Wednesday, September 2, 2009

On the successful integration of foreigners...

Thai authorities show us exactly how NOT to deal with foreigners and the integration of people with foreign ancestry into their newly adopted country.

Little boy Mong Thongdee, 12, is apparently the Thai champion in paper airplane flying. He is therefore qualified to go to Japan to represent his country in the world youth championship. But hang on, Mong can not represent Thailand because...he is stateless.

Burmese but not really Burmese, but certainly not Thai...

Born to ILLEGAL Burmese migrants (their illegality had to be emphasised in every article I read about this story), Mong doesnt have a nationality, and is therefore stateless.

The Foreign Ministry was prepared to grant him a 1-year temporary passport, however the Interior Ministry said because he is not Thai he can not have a Thai passport. Fair enough.

Why am I even writing about this little boy?

Because it perfectly fits with my post about Thai identity and the movie Citizen Juling.

In Thai thinking, everyone who doesnt have Thai blood running in his or her veins (e.g. speaks Thai, is Buddhist etc) can not be Thai. I find this mentality very counter-productive, perilous and just downright wrong.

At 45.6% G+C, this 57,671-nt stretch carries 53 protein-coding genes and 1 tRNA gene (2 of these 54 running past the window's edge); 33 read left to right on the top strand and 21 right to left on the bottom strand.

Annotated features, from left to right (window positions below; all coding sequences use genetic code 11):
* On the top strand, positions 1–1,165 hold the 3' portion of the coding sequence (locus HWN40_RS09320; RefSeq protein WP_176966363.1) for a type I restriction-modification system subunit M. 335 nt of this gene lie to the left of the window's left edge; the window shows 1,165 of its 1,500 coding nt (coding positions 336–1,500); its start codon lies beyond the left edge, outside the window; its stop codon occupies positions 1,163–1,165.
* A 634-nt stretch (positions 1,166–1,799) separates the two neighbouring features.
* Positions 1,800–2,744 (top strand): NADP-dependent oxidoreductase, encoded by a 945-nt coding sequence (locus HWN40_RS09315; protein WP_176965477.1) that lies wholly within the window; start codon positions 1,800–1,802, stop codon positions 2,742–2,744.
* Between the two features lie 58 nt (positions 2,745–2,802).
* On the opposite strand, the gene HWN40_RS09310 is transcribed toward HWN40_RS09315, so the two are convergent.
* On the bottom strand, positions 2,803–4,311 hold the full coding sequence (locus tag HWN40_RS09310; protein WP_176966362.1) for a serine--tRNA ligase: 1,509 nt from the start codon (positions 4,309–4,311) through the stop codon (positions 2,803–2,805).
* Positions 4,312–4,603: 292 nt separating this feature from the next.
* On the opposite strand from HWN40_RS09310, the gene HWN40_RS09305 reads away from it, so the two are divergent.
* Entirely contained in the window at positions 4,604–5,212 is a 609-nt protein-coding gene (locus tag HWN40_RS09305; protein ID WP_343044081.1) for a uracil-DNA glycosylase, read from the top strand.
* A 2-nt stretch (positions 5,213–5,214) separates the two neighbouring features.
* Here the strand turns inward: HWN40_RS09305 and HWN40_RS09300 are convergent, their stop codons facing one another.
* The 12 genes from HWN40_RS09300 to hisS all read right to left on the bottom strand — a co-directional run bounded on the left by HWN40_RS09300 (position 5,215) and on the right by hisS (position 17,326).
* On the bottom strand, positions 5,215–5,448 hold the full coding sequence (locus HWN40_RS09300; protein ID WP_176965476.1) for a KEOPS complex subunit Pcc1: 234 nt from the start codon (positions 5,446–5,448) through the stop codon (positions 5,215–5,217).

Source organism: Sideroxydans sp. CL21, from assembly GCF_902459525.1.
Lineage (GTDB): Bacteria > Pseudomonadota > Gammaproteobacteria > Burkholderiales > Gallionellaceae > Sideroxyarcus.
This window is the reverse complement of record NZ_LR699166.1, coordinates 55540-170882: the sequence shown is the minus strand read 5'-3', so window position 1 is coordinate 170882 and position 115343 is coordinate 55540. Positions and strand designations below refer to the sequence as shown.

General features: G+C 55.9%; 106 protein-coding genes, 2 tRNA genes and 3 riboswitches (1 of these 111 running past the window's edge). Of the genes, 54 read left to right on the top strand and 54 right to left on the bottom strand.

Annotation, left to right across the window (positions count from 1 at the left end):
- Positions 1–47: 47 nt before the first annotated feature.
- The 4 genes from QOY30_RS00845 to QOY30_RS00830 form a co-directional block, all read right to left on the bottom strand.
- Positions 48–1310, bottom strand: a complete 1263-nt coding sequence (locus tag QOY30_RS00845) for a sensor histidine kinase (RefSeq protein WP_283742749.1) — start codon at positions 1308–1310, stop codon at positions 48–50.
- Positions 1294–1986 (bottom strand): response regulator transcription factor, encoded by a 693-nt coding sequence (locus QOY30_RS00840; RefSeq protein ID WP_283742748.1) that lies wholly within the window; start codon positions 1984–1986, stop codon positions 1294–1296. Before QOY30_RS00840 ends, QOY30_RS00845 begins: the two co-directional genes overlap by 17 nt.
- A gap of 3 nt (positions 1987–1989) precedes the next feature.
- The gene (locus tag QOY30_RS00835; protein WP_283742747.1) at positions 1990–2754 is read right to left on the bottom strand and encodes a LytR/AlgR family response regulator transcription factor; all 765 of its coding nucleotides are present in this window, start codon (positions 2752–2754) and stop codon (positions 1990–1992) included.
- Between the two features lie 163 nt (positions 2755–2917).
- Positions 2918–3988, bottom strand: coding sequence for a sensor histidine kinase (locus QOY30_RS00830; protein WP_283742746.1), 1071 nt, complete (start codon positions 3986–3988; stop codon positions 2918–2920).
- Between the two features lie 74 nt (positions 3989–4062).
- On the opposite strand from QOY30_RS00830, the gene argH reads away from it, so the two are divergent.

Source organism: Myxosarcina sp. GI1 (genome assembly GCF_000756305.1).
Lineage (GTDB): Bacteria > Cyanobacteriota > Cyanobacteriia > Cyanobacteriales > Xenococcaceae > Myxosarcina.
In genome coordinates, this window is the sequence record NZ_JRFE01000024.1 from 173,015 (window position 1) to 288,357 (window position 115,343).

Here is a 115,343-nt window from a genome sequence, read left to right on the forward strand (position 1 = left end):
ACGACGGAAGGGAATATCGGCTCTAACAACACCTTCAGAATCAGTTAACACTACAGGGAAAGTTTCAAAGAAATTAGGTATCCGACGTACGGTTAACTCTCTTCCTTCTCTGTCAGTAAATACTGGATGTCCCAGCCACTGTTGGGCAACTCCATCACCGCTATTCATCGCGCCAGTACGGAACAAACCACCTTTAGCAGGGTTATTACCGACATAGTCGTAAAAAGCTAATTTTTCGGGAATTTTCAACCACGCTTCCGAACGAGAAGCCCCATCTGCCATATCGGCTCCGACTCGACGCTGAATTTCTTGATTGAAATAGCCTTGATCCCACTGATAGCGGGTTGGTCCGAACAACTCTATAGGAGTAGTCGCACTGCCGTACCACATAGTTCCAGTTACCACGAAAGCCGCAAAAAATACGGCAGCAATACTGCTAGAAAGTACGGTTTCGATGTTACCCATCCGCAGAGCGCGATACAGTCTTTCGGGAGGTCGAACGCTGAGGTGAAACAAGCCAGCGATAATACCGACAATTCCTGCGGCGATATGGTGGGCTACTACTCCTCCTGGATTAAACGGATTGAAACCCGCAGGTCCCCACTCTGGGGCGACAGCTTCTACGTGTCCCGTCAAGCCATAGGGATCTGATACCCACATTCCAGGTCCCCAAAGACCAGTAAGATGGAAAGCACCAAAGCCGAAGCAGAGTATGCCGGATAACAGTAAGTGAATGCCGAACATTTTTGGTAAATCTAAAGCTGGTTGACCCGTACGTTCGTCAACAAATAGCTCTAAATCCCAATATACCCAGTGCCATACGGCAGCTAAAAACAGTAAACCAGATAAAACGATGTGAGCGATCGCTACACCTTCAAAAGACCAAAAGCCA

In the movie, it was the evil Terrorist Southern Muslims, and in this case it is the Burmese. Two of the most-hated "non-Thai" groups that Thailand has to deal with on its own soil.

This little boy has been born in Thailand, never left the country (he has no passport and nationality, duh), goes to a Thai school and even has a Thai name!!!

Yet, it is not accepted that he could be Thai, yet even be part of the wider Thai society. I find this truly sad and disconcerting.

This country needs to accept it is also an immigrant country. What exactly is the cost to Thai society of giving a young "Burmese" (he is actually not Burmese, because he doesnt have a citizenship) Thai citizenship and fully accepting him as a young Thai boy? Indeed what speaks against giving citizenship to thousands of young children born and grown up Thailand who have never even seen other lands?

The cost is close to zero, but the future benefit for Thailand could be huge. It would lead to social inclusion of minorities, peace in the country and even add considerable human resources to the national economy.

Even the Bangkok Post, normally the champion of the Government, and all things Thai in general, is a bit critical. Read their article here.

I think the problems of mentality that I have highlighted in this post, and the last one, are among the major problems facing Thailand right now. If people are not taught to think more inclusively, I see a bleak future for this country.

By the way, I am off to Koh PhiPhi tomorrow with the boyfriend for a romantic getaway:)


prkmk said...

I am totally on your side! This is ridiculous. The boy deserves all the rights to be Thai...
And I hope you have a very romantic trip in PhiPhi... honeymoon trip? hehe

BB said...